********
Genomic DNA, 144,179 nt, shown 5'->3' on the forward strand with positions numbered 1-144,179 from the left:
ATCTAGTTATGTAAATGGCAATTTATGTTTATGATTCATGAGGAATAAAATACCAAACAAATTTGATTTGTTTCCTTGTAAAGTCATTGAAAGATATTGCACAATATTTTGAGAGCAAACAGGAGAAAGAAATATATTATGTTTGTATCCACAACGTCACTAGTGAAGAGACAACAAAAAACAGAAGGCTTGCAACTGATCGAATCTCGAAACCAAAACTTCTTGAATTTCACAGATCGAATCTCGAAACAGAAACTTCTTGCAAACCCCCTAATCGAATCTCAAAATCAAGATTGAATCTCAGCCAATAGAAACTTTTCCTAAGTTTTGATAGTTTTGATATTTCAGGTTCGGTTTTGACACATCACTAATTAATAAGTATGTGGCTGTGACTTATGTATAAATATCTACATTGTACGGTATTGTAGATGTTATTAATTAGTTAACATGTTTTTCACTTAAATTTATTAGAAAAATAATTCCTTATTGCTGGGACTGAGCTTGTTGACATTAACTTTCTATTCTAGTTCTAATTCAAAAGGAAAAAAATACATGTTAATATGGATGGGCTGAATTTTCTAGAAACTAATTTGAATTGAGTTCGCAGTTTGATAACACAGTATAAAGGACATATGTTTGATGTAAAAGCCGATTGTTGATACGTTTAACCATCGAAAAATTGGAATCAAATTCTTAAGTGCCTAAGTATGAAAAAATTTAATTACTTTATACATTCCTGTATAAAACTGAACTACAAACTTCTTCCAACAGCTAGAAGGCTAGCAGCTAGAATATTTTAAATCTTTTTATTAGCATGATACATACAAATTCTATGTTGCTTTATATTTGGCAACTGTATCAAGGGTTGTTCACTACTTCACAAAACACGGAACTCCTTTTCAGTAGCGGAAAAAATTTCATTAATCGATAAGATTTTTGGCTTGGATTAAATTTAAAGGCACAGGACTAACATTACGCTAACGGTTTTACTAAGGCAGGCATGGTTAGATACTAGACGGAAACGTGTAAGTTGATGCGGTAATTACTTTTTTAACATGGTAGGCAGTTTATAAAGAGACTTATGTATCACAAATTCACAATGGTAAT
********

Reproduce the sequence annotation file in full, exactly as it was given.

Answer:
Genomic DNA, 144,179 nt, shown 5'->3' on the forward strand with positions numbered 1-144,179 from the left:
ATCTAGTTATGTAAATGGCAATTTATGTTTATGATTCATGAGGAATAAAATACCAAACAAATTTGATTTGTTTCCTTGTAAAGTCATTGAAAGATATTGCACAATATTTTGAGAGCAAACAGGAGAAAGAAATATATTATGTTTGTATCCACAACGTCACTAGTGAAGAGACAACAAAAAACAGAAGGCTTGCAACTGATCGAATCTCGAAACCAAAACTTCTTGAATTTCACAGATCGAATCTCGAAACAGAAACTTCTTGCAAACCCCCTAATCGAATCTCAAAATCAAGATTGAATCTCAGCCAATAGAAACTTTTCCTAAGTTTTGATAGTTTTGATATTTCAGGTTCGGTTTTGACACATCACTAATTAATAAGTATGTGGCTGTGACTTATGTATAAATATCTACATTGTACGGTATTGTAGATGTTATTAATTAGTTAACATGTTTTTCACTTAAATTTATTAGAAAAATAATTCCTTATTGCTGGGACTGAGCTTGTTGACATTAACTTTCTATTCTAGTTCTAATTCAAAAGGAAAAAAATACATGTTAATATGGATGGGCTGAATTTTCTAGAAACTAATTTGAATTGAGTTCGCAGTTTGATAACACAGTATAAAGGACATATGTTTGATGTAAAAGCCGATTGTTGATACGTTTAACCATCGAAAAATTGGAATCAAATTCTTAAGTGCCTAAGTATGAAAAAATTTAATTACTTTATACATTCCTGTATAAAACTGAACTACAAACTTCTTCCAACAGCTAGAAGGCTAGCAGCTAGAATATTTTAAATCTTTTTATTAGCATGATACATACAAATTCTATGTTGCTTTATATTTGGCAACTGTATCAAGGGTTGTTCACTACTTCACAAAACACGGAACTCCTTTTCAGTAGCGGAAAAAATTTCATTAATCGATAAGATTTTTGGCTTGGATTAAATTTAAAGGCACAGGACTAACATTACGCTAACGGTTTTACTAAGGCAGGCATGGTTAGATACTAGACGGAAACGTGTAAGTTGATGCGGTAATTACTTTTTTAACATGGTAGGCAGTTTATAAAGAGACTTATGTATCACAAATTCACAATGGTAAT